West Virginia has among the worst health indicators in the United States, including high rates of obesity, drug overdose, and tobacco smoking. To improve health behaviors, Future Generations Rural America trains local leaders as Community Health Workers (CHWs).

In southern West Virginia, five community-based organizations sponsor staff and volunteers to serve as CHWs. CHWs are mobilizing community members to design projects to meet local health priorities. Projects are diverse and locally focused, maximizing opportunities to engage community networks. Current activities range from martial arts for self-esteem and physical fitness to partnerships for the prevention of prescription drug abuse.

As a first task, CHWs organize Community Health Advisory Councils. Community Health Advisory Councils identify existing strengths and opportunities in their communities to address local health priorities. Each Advisory Council has a shared mission to guide a local workplan and mobilize community support. Here two examples:

Big Creek People in Action, McDowell County: The Big Creek District Healthy Lifestyles Council believes that the citizens of the Big Creek District want to lead healthy, happy, and productive lives and that children need a nurturing recreational environment. We coordinate educational workshops and events on health topics and work to improve access to recreational areas for children and families because citizens are our greatest assets and children are our future.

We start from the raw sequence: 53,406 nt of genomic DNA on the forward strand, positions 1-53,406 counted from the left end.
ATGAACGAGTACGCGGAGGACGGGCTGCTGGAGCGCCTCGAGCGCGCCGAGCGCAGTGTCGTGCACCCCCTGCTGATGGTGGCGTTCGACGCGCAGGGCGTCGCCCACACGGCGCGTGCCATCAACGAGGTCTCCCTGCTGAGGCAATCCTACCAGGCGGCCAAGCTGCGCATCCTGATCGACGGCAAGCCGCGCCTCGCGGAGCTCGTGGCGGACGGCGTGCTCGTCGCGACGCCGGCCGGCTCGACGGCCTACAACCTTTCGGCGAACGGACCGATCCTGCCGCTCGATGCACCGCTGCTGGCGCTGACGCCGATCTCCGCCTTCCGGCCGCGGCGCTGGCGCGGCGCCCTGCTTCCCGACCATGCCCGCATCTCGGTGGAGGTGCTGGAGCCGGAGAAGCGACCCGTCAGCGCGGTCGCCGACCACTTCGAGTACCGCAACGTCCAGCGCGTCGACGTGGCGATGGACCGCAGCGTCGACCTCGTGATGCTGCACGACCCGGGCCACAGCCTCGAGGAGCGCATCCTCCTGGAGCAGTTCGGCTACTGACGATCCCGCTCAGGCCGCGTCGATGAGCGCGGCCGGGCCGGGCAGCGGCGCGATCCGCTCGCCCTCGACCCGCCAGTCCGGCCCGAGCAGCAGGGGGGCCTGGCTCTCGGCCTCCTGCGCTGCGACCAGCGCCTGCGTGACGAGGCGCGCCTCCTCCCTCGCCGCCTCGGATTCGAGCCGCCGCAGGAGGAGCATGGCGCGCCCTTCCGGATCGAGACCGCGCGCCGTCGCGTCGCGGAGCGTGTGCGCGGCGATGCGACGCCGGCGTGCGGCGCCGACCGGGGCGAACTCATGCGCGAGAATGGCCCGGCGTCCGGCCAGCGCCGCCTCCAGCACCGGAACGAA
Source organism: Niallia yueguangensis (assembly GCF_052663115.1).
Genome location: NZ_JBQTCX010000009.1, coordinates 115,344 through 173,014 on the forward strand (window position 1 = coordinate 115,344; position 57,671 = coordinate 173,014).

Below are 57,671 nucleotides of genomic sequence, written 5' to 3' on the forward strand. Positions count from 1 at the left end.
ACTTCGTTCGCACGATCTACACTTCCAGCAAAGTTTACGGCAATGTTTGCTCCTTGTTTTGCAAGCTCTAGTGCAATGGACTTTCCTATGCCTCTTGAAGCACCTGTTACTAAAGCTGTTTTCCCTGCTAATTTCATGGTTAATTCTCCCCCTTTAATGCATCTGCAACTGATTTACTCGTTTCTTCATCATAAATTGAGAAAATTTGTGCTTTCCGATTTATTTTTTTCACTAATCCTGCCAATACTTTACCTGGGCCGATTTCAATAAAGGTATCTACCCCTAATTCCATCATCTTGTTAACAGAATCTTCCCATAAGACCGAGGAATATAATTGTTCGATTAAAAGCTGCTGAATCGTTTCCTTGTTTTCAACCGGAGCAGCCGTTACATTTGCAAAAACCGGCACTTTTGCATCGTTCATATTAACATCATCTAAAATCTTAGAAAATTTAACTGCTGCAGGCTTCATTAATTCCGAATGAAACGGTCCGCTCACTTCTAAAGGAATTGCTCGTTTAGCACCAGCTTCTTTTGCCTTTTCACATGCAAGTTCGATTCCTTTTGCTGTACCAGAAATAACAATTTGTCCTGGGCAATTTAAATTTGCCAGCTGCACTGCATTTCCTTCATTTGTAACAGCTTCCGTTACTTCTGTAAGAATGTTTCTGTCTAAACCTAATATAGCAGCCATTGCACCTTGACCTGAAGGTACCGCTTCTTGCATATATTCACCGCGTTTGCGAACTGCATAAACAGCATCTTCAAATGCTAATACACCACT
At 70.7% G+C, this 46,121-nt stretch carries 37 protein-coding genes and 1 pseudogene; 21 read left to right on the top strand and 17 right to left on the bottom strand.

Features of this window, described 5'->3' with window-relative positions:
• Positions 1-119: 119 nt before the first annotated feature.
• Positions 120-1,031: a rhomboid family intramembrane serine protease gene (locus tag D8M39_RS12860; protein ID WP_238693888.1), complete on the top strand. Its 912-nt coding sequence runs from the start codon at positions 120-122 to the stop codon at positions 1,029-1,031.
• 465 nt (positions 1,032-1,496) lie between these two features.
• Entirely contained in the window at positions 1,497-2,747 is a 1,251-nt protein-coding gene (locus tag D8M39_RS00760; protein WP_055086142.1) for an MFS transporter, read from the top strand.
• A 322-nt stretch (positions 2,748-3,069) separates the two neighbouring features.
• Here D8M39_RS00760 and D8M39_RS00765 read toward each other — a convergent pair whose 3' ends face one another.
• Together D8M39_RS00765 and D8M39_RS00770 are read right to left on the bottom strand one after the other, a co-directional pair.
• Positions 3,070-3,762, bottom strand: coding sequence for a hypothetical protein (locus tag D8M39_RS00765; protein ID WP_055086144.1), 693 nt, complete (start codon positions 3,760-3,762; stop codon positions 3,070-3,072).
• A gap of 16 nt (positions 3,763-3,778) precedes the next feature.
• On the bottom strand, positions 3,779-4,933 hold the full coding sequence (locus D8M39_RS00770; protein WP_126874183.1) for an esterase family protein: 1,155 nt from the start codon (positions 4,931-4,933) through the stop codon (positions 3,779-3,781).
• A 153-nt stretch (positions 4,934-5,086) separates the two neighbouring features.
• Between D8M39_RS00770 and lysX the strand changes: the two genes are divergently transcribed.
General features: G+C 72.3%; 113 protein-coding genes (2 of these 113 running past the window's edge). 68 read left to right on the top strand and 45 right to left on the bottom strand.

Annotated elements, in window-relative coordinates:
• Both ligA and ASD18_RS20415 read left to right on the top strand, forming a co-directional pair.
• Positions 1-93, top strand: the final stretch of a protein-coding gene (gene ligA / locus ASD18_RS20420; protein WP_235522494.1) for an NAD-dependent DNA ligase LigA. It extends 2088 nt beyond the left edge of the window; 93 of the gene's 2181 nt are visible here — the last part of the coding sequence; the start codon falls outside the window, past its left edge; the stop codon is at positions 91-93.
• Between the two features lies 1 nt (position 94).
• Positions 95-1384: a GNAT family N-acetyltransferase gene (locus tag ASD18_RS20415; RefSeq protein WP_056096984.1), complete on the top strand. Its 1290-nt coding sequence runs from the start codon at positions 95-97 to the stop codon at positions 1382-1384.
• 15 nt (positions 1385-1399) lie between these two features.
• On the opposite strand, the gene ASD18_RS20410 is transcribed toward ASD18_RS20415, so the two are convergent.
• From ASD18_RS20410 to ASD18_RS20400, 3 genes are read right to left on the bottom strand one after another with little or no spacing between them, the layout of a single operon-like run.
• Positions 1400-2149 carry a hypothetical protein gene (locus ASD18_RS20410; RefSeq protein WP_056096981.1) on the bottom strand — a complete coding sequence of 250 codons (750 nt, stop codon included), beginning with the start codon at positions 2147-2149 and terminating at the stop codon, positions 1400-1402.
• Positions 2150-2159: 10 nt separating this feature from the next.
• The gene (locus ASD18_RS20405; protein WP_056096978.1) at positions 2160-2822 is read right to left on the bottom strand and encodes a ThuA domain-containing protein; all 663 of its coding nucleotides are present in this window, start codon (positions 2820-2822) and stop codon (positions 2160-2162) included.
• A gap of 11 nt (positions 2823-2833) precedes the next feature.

Upper Laurel Fire and Ambulance Service, Wyoming County: Wyoming Warriors for Wellness is dedicated to increasing the health and physical fitness of fire fighters, EMS personnel, and administrative staff. Our workplace wellness program encourages and assists our volunteers, staff, and community members to adopt healthier behaviors that reduce their risk for preventable diseases and disabilities.

CHWs meet every other month to learn new skills and from each other’s experiences. Future Generations Rural America provides workshops and technical assistance, including a recent seminar on project evaluation and the role of advisory councils. 

Partner organizations include the West Virginia University School of Nursing, Eastern Division and the West Virginia Partnership of African American Churches.

While clinical services exist, many diseases and disabilities can be prevented. Each of these projects expands access to health resources and information to help community members live healthier lifestyles and overcome barriers to making healthy choices. This program is fully funded by a $444,000 grant from the U.S. Department of Health and Human Services, Health Resources and Services Administration’s Rural Health Care Services Outreach Grant Program.

For more information, contact:

Nicky Bassford, Project Manager
ph. 304-358-2000